A push to allow Internet voting in elections is growing stronger along with advances in the underlying technology, but systems are not yet secure enough to use with relative certainty that the vote counts will be accurate, according to a new report.
Still, while “no existing system guarantees voter privacy or the correct election outcomes,” election officials could take several steps to significantly improve the security and transparency of Internet voting systems, said the report, commissioned by the U.S. Vote Foundation, an organization that helps U.S. residents vote.
Election officials considering Internet voting must embrace an end-to-end verifiable Internet voting system, or E2E-VIV, said the report, released Friday. An E2E-VIV would be difficult to build, but it would allow voters to check that the system recorded their votes correctly, to check that it included their votes in the final tally and to double-check the announced outcome of the election, the report said.
An Internet voting system must be transparent, useable and secure, said the report, echoing some recommendations security groups have made about other electronic voting systems. “An Internet voting system must guarantee the integrity of election data and keep voters’ personal information safe,” the report said. “The system must resist large-scale coordinated attacks, both on its own infrastructure and on individual voters’ computers. It must also guarantee vote privacy and allow only eligible voters to vote.”
While Internet voting is not yet ready to be deployed widely, recent advances in technologies such as high-end encryption are making it more feasible in coming years, said Joseph Kiniry, a co-author of the report and research lead for verifiable elections at Galois, an IT security R&D firm.
There’s been a change in attitude from many security researchers in recent years from opposition to any kind of Internet voting to offering suggestions on how to fix what’s wrong with it, Kiniry said.
The idea of Internet voting “is becoming more of a reality,” he added. “The real concern of the security community is that this is going to happen whether we like it or not, and therefore we need to be constructive moving forward.”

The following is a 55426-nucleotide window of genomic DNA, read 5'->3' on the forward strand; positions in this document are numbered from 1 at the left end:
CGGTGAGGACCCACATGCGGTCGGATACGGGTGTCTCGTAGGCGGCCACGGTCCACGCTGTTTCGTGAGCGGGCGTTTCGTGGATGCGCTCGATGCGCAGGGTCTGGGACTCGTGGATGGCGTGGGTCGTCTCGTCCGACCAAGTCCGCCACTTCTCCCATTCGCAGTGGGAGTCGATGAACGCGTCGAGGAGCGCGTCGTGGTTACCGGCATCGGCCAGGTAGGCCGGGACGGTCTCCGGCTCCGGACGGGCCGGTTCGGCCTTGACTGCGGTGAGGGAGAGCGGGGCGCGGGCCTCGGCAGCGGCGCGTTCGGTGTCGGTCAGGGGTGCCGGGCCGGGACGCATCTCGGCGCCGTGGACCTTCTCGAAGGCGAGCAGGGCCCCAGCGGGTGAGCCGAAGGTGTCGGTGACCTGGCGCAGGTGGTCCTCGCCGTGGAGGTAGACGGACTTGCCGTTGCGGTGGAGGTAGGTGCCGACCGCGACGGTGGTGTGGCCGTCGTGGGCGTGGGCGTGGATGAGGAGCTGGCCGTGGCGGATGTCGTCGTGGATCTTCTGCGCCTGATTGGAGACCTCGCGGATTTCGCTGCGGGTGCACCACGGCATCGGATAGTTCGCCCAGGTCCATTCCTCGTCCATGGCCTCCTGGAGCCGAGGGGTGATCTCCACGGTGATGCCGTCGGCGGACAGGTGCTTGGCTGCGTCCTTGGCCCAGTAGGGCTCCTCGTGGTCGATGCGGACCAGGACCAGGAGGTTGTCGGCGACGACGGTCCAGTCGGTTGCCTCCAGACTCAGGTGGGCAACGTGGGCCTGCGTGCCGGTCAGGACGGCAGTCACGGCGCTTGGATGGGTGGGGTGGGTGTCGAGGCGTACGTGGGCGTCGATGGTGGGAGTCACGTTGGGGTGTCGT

Just five years ago, the debate about Internet voting was “dominated by classically, appropriately paranoid security professionals saying we shouldn’t go down this path,” Kiniry said.
The report’s authors spent two years putting it together with input from election officials in 10 states, a dozen university computer science and e-voting researchers and cryptographers and technologists from IBM, Microsoft, the U.S. National Institute of Standards and Technology and other organizations.
The report comes after about 10 states considered legislation this year to allow some level of Internet voting. Most of those bills were defeated, but a push for Internet voting is likely to continue as state officials look to the benefits of easy voting from residents’ homes, workplaces or community centers.
Two states, Alaska and Arizona, currently allow voters to return ballots via email or Web upload, according to the National Conference of State Legislatures. Other countries, including Belgium, Norway and Israel, have also experimented with Internet voting.
A Internet voting system that includes E2E-VIV could be ready for use in small-scale elections, such as voting for overseas military members, within five years, Kiniry said. Internet voting on a U.S. nationwide level will take longer, with issues such as large-scale security, cost and access to computers for low-income voters still needing to be resolved, he said.
“To build and deploy a system used in federal elections in America that security professionals would trust? That’s a longer time frame,” he said.
The report’s authors are presenting it at a meeting of the National Association for Secretaries of State, the top election officials in U.S. states, happening this weekend in Portland, Maine.